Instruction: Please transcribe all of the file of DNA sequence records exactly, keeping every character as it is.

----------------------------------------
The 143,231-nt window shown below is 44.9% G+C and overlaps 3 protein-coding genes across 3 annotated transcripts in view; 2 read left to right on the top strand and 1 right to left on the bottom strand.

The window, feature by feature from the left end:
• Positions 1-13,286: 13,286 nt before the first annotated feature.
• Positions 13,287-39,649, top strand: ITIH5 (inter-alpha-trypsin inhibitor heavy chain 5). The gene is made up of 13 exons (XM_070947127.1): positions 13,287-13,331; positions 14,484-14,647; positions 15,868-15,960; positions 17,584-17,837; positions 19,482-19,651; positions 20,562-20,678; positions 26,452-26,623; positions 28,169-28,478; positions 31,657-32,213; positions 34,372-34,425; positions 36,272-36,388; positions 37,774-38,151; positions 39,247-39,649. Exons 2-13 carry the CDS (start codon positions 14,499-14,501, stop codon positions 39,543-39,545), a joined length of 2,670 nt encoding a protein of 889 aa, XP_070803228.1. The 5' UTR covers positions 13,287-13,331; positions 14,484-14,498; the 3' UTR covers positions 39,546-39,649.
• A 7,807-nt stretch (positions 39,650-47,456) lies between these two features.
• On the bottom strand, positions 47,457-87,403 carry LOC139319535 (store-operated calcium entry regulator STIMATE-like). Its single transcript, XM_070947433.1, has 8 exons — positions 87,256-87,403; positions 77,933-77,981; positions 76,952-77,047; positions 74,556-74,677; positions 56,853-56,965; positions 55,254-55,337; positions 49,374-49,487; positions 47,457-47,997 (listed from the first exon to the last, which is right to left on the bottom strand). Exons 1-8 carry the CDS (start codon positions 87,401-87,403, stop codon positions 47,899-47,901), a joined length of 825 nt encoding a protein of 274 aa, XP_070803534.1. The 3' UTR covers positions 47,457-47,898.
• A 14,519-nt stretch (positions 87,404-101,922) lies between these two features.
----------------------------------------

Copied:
The 143,231-nt window shown below is 44.9% G+C and overlaps 3 protein-coding genes across 3 annotated transcripts in view; 2 read left to right on the top strand and 1 right to left on the bottom strand.

The window, feature by feature from the left end:
• Positions 1-13,286: 13,286 nt before the first annotated feature.
• Positions 13,287-39,649, top strand: ITIH5 (inter-alpha-trypsin inhibitor heavy chain 5). The gene is made up of 13 exons (XM_070947127.1): positions 13,287-13,331; positions 14,484-14,647; positions 15,868-15,960; positions 17,584-17,837; positions 19,482-19,651; positions 20,562-20,678; positions 26,452-26,623; positions 28,169-28,478; positions 31,657-32,213; positions 34,372-34,425; positions 36,272-36,388; positions 37,774-38,151; positions 39,247-39,649. Exons 2-13 carry the CDS (start codon positions 14,499-14,501, stop codon positions 39,543-39,545), a joined length of 2,670 nt encoding a protein of 889 aa, XP_070803228.1. The 5' UTR covers positions 13,287-13,331; positions 14,484-14,498; the 3' UTR covers positions 39,546-39,649.
• A 7,807-nt stretch (positions 39,650-47,456) lies between these two features.
• On the bottom strand, positions 47,457-87,403 carry LOC139319535 (store-operated calcium entry regulator STIMATE-like). Its single transcript, XM_070947433.1, has 8 exons — positions 87,256-87,403; positions 77,933-77,981; positions 76,952-77,047; positions 74,556-74,677; positions 56,853-56,965; positions 55,254-55,337; positions 49,374-49,487; positions 47,457-47,997 (listed from the first exon to the last, which is right to left on the bottom strand). Exons 1-8 carry the CDS (start codon positions 87,401-87,403, stop codon positions 47,899-47,901), a joined length of 825 nt encoding a protein of 274 aa, XP_070803534.1. The 3' UTR covers positions 47,457-47,898.
• A 14,519-nt stretch (positions 87,404-101,922) lies between these two features.